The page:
The past year has undoubtedly been a significant one for Star Wars fans, between the debut of The Rise of Skywalker, the final season of Clone Wars, and the second season of The Mandalorian. Regardless of whatever your stance is on parts of the franchise, there's probably something for you to glean from The Rise of Kylo Ren. The four-issue miniseries chronicles Ben Solo's origin story to the Dark Side, with a nuance that is both incredibly tragic and illuminating, and an approach to canon and Easter eggs that is only proving to be more and more relevant. While you wait for the next The Mandalorian episode (or the launch of the High Republic publishing titles in the coming months), you absolutely should add The Rise of Kylo Ren to your collection.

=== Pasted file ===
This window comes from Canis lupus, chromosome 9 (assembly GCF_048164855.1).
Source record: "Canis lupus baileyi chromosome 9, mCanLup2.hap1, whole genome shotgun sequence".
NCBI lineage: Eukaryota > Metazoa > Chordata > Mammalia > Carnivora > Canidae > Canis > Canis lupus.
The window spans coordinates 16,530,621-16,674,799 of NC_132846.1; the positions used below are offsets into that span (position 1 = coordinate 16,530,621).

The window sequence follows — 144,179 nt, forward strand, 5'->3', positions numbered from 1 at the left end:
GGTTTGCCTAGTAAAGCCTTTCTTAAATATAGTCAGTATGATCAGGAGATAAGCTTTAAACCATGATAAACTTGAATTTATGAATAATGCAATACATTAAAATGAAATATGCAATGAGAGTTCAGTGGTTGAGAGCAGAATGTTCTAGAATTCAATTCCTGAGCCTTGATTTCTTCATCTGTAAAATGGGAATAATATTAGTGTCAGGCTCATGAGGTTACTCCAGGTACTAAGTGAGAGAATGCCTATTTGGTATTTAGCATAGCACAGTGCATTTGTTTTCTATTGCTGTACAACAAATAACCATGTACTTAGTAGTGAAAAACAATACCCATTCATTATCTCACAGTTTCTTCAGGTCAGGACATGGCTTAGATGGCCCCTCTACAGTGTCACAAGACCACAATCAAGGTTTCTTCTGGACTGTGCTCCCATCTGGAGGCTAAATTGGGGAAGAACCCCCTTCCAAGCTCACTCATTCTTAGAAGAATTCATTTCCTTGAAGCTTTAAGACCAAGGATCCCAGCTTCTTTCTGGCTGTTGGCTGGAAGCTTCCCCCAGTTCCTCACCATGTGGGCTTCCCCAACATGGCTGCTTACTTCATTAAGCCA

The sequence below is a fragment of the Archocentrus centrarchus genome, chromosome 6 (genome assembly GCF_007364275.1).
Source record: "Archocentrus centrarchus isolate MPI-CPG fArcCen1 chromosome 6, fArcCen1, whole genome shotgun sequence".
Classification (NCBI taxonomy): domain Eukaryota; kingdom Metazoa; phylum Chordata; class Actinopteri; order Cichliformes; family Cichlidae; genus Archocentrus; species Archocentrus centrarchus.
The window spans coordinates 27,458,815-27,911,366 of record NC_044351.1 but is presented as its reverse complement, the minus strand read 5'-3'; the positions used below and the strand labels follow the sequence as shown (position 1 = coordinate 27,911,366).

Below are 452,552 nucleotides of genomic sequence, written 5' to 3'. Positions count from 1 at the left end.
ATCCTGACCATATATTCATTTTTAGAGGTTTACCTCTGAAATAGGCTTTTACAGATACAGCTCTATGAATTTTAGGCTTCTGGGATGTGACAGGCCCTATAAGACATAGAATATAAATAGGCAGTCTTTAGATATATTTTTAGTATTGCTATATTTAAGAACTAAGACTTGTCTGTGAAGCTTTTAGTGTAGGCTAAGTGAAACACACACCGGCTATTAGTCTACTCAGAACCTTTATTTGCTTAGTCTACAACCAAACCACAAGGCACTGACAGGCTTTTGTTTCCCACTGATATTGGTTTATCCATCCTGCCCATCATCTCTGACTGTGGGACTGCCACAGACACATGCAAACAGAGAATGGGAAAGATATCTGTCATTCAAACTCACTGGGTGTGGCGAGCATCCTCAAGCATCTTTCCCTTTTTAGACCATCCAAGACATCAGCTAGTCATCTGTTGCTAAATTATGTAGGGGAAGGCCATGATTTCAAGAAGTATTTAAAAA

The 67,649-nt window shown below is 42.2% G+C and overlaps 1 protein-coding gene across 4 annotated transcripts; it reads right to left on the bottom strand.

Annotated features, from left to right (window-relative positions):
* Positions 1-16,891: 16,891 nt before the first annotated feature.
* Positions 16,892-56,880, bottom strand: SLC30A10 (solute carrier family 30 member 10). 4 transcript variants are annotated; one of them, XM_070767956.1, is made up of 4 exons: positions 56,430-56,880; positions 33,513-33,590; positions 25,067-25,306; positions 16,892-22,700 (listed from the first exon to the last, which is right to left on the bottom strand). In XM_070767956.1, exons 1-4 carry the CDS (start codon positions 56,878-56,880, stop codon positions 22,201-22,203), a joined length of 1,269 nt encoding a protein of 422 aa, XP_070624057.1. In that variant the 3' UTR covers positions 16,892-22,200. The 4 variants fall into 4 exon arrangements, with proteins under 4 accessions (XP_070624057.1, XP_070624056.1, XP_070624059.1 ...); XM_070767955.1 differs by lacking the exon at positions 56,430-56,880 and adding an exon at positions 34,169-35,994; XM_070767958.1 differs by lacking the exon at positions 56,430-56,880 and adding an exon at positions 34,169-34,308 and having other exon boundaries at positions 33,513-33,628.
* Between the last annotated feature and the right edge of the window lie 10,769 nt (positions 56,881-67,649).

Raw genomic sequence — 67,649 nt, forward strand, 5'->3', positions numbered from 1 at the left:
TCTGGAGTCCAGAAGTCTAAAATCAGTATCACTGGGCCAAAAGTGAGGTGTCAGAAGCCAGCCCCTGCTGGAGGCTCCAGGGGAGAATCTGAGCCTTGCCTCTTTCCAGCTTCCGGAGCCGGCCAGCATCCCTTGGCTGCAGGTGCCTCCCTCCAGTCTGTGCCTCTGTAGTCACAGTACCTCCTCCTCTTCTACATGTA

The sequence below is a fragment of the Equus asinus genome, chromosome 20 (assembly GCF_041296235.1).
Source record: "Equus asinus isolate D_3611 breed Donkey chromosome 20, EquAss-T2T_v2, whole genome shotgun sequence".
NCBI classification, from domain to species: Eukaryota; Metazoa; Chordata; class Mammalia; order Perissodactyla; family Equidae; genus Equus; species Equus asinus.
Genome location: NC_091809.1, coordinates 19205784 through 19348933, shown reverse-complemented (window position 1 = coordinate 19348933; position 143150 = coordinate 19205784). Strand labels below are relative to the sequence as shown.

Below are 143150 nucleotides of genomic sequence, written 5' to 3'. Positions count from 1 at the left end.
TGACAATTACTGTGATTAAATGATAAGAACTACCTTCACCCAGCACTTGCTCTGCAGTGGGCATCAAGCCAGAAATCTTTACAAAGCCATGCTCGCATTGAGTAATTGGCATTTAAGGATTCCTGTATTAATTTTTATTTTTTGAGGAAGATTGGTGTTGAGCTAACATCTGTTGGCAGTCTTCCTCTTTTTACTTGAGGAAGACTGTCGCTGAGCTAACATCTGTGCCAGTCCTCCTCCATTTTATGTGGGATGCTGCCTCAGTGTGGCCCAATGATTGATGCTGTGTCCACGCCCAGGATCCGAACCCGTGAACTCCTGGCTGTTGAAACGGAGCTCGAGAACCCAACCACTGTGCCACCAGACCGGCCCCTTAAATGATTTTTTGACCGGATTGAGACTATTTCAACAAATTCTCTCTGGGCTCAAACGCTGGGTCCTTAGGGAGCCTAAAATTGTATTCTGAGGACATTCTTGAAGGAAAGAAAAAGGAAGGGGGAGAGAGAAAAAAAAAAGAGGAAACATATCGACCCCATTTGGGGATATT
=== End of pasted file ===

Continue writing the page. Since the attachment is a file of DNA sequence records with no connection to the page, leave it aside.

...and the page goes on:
Jamie Lovett: Teenage Mutant Ninja Turtles: Reborn, Vol. 1 - From The Ashes
IDW Publishing's Teenage Mutants Ninja Turtles series has quietly been one of the best ongoing series in mainstream comics since it debuted in 2012, and in 2019 it became the long-sunning TMNT comic of all time. With its 100th issue, the writer behind the series, Tom Walz, decided to step back, and Sophie Campbell took over. Campbell illustrates her run's first arc, collected here as Teenage Mutant Ninja Turtles: Reborn, Vol. 1 - From The Ashes. The "Vol. 1" designation is let readers know that they can jump into the TMNT game with this volume. The story has the Turtles healing from the wounds they've accumulated over past issues, mourning their losses, and adjusting to a new status quo where there's an entire community of mutants living in New York City. There's surprising emotional resonance in these comics that are nominally about martial artists who are also turtle-people. Anyone who grew up with the Turtles should be pleasantly surprised to find that they also grew up with them. From here, they can continue reading Campbell's excellent take on the Turtles and check out the wonderful stories that came in the issues prior.